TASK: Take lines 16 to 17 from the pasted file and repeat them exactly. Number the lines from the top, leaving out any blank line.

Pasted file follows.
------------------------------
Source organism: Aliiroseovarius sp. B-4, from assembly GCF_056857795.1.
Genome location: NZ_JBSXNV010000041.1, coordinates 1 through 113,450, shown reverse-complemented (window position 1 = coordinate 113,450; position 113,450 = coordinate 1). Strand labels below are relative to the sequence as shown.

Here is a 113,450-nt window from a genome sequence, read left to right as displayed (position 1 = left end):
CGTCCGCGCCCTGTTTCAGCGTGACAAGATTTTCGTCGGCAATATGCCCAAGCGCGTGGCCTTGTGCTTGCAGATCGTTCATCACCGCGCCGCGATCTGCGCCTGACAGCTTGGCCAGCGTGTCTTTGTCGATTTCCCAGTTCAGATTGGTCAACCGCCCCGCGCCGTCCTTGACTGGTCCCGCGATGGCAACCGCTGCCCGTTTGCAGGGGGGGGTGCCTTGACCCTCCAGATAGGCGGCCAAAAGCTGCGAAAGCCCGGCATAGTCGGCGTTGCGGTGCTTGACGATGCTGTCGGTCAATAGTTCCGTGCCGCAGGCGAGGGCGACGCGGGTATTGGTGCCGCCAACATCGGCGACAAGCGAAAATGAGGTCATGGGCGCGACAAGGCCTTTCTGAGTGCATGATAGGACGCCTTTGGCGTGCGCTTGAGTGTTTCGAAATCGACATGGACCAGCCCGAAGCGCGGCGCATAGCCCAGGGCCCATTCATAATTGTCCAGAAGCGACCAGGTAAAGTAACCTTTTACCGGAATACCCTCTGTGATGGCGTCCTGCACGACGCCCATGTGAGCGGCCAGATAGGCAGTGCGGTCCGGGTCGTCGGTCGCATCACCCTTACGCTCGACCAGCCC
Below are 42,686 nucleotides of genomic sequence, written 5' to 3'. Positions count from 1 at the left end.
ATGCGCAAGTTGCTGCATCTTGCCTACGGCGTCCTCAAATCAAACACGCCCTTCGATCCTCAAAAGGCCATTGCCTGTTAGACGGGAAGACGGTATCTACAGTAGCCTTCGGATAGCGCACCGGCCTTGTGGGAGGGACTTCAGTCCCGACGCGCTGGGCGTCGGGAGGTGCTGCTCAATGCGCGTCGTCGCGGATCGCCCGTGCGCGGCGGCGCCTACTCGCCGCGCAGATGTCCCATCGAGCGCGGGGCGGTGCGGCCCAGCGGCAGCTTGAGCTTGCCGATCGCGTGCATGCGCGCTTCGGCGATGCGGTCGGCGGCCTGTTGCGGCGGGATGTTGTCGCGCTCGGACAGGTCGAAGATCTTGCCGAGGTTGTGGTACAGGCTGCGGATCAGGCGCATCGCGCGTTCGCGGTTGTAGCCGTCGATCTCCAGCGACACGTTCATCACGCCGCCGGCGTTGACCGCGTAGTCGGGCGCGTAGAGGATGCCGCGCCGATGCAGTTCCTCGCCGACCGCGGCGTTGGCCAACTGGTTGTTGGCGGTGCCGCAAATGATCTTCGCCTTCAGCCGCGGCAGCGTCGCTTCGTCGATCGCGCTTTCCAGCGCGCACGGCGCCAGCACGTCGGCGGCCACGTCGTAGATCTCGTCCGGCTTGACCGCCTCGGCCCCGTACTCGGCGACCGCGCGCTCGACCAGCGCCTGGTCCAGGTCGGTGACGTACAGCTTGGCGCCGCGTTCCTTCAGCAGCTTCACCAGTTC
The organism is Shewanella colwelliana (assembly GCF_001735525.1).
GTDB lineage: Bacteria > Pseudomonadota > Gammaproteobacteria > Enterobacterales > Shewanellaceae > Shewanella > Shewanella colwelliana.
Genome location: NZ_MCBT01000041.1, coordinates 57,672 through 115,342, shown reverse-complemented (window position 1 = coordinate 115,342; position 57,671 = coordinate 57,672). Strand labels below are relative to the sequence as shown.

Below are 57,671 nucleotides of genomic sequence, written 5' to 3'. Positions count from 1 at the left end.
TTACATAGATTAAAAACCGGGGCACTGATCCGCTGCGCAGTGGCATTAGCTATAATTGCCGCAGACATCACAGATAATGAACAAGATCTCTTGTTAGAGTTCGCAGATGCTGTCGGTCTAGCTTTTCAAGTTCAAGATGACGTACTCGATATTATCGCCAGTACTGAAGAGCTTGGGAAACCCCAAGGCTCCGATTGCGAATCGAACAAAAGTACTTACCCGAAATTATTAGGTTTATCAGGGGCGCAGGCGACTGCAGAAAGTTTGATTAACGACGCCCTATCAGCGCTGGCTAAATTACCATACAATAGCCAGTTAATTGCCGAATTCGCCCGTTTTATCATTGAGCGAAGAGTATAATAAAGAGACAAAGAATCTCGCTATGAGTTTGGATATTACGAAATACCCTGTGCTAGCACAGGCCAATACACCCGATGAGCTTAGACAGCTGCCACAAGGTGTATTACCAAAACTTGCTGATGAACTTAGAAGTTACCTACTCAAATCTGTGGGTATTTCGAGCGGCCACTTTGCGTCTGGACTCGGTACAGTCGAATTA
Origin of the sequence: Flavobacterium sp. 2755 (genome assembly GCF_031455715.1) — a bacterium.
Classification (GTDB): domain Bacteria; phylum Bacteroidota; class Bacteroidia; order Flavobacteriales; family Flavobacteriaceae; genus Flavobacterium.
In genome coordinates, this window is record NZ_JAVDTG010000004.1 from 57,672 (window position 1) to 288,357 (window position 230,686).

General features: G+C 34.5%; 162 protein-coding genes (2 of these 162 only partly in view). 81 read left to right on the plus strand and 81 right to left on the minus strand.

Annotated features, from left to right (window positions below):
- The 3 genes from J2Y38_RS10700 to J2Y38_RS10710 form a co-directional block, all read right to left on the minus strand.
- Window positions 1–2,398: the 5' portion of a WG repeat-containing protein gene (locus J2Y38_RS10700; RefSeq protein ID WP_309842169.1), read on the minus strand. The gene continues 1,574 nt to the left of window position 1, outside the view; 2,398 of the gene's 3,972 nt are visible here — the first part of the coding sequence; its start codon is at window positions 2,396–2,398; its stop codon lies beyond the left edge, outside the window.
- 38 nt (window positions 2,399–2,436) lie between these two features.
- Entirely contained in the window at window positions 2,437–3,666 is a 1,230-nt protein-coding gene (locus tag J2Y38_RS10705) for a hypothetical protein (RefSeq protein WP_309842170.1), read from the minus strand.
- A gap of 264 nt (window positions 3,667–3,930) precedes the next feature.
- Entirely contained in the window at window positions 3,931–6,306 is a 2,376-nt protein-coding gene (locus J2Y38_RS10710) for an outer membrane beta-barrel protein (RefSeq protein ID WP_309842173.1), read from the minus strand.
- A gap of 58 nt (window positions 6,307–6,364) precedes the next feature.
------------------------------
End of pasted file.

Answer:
Annotated features, from left to right (window positions below):
- The 3 genes from J2Y38_RS10700 to J2Y38_RS10710 form a co-directional block, all read right to left on the minus strand.